Where I am at the moment on the risk assessment is that if the United States and NATO do not get drawn into direct conflict with Russia, I think the most likely outcome is that this ends with nuclear weapons not being used. If the two parties do get sucked into direct conflict, then I would say all bets are off. I have no idea what will happen. I think that there is a very good possibility that a nuclear weapon would be used. And then we have the age-old question of whether a small nuclear use can be contained or whether it would escalate. Someone asked me where was I on a scale of...you know, there's a bottle of scotch on the shelf, what do I do? Do I pull it down and chug the whole thing? And right now I'm at one shot to steady the nerves, but, you know, the risk is much higher than it needs to be.
Colleen: So, a clarifying question, you mentioned...I believe you said a small nuclear exchange?
Colleen: What do you mean by small?
Jeffrey: A limited number. When I'm talking about a small nuclear exchange, I'm definitely not talking about small nuclear weapons. Nuclear weapons are enormous in their destructive power. And when we talk about small nuclear weapons, we are literally talking about things that are the size of the weapons that destroyed Hiroshima and Nagasaki. Those are small nuclear weapons. If someone talks about a low-yield nuclear weapon, they are still talking about something that is several kilotons, which is much closer to Hiroshima and Nagasaki than it is, for example, to, say, the blast that destroyed Beirut, which was a few hundred tons. So, you know, if you think about the explosion that destroyed Beirut, a small nuclear weapon would be an order of magnitude more destructive than that. So, when I say a small nuclear war, I mean not using very many, but they are still enormously destructive. And it's extremely hard to imagine a scenario where those are used against military targets that then doesn't also impact on civilians who are close by.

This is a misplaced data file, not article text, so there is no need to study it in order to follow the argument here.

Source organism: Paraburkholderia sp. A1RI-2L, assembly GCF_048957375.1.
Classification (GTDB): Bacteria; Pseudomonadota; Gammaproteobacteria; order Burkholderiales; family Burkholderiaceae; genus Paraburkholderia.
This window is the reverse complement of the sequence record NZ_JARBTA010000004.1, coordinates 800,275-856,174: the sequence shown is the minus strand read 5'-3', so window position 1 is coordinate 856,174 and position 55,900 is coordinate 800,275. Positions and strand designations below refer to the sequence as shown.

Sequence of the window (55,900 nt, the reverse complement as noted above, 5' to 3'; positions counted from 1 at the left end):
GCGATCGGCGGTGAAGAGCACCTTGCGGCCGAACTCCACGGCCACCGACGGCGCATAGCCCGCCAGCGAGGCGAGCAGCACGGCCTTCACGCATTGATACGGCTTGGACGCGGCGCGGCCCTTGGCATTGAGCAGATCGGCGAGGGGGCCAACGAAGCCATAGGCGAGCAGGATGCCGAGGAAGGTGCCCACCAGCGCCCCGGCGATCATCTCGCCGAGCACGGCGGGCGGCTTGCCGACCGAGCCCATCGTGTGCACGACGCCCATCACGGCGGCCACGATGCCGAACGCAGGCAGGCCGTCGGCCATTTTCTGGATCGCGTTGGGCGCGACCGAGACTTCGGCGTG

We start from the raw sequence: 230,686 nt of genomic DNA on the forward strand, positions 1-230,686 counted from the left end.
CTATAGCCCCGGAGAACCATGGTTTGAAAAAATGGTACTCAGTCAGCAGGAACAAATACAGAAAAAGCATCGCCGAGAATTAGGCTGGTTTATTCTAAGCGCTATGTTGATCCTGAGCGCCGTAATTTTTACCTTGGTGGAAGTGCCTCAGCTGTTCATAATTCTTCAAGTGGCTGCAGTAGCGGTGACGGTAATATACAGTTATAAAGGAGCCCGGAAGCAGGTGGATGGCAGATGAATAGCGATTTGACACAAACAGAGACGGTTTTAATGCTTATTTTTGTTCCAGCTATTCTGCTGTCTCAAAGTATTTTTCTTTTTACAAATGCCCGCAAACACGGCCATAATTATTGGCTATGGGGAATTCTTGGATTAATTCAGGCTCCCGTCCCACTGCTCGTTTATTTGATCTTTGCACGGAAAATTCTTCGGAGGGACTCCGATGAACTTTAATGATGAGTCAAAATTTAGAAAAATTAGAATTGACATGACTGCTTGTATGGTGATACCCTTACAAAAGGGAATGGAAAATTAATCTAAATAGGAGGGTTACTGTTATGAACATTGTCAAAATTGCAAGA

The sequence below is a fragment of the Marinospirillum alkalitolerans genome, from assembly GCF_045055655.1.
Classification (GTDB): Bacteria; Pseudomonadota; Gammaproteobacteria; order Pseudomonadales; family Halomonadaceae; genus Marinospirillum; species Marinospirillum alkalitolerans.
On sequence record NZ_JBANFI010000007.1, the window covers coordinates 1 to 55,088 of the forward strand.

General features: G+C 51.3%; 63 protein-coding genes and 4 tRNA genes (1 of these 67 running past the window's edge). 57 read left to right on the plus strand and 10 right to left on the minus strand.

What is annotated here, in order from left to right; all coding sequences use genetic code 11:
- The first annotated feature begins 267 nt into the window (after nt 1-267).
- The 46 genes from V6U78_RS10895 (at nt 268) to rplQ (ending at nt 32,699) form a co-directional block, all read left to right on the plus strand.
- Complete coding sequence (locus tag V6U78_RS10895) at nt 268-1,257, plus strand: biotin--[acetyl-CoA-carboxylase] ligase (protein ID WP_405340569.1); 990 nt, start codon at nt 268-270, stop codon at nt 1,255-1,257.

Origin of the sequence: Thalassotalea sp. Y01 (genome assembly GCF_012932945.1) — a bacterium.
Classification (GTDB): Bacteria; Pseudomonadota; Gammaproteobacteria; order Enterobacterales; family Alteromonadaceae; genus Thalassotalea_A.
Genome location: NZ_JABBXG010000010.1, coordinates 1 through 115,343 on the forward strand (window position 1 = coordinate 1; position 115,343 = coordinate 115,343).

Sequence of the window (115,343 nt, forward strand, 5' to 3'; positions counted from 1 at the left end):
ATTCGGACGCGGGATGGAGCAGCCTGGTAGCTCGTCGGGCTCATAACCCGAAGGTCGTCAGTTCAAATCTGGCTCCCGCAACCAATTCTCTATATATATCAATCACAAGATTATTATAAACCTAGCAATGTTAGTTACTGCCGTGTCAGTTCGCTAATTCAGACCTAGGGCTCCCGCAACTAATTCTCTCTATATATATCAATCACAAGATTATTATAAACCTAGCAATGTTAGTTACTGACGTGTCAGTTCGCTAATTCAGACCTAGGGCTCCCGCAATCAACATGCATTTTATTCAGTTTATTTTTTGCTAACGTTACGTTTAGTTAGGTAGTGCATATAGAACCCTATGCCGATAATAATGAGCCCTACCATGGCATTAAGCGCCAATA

Colleen: Thank you for that clarification. We hear low yield or small and we think small in size or destructive power.
Jeffrey: And I think the thing that people need to remember is, just like we're used to seeing false advertising at the supermarket, you get a lot of false advertising when it comes to nuclear weapons. And so, when someone says low yield, you know, they're trying to sell you on the idea of a fun little nuclear war. There is no such thing.
Colleen: Right. And now, has Russia's action emboldened other nuclear-armed countries like China and North Korea?
Jeffrey: I don't think so. one thing political scientists agree on is there isn't a lot of evidence that the outcome of one crisis shapes the outcome of another crisis. And that's because every crisis is unique, and political leaders are making decisions in their own context in the moment with their own concerns and their own domestic politics. And so, you might take a lesson here or there, but, China's decision to invade Taiwan or North Korea's decision to sink a South Korean Naval vessel, those would be really different kinds of choices than the one Vladimir Putin made. The big lesson though that I would draw from this, which isn't really about emboldening or not, but the big lesson I would draw is that leaders make really dumb decisions. I think we like to imagine the people in charge know what they're doing, but as someone who has now lived through both the U.S. invasion of Iraq and the Russian invasion of Ukraine, I can say with absolute certainty that the people at the top are no smarter than the people you meet every day, and they make the same dumb decisions over, and over, and over again.
Colleen: So, Jeffrey, I was listening to your podcast, and I thought the discussion of how you monitor satellite images was really, really interesting. Can you tell us about that?
Jeffrey: Well, I mean, I have to tell you about our highly scientific process of tasking satellites. And that's, you guess. You know something about the country and where different facilities are, and you can work with imaging companies to try to make sure that they're taking pictures of the right places. But if you don't know it in advance, you're shooting in the dark. One of the areas that we really do use satellite imagery for is to understand the facilities that produce the missiles. And to monitor whether those facilities are operating, and to see if they're being modernized or changed. So, for example, in January, North Korea tested this missile called the KN-23. And the only thing you really need to know about that is that they flew it very low, so that mostly, it stayed in the atmosphere, which is very unusual for a ballistic missile. And that puts a lot of stress on the airframe, you know, the metal body of the missile. And when North Korea did that test, they also had Kim Jong-un visit what they called a munitions factory. And they didn't wanna tell us where it was, but because we integrate the propaganda they release with satellite images, we'd actually previously identified this location. And what mattered about that was the visit he was doing, he was showing new machine tools that they had imported, that would allow them to make the airframe of the missile that had just performed so well.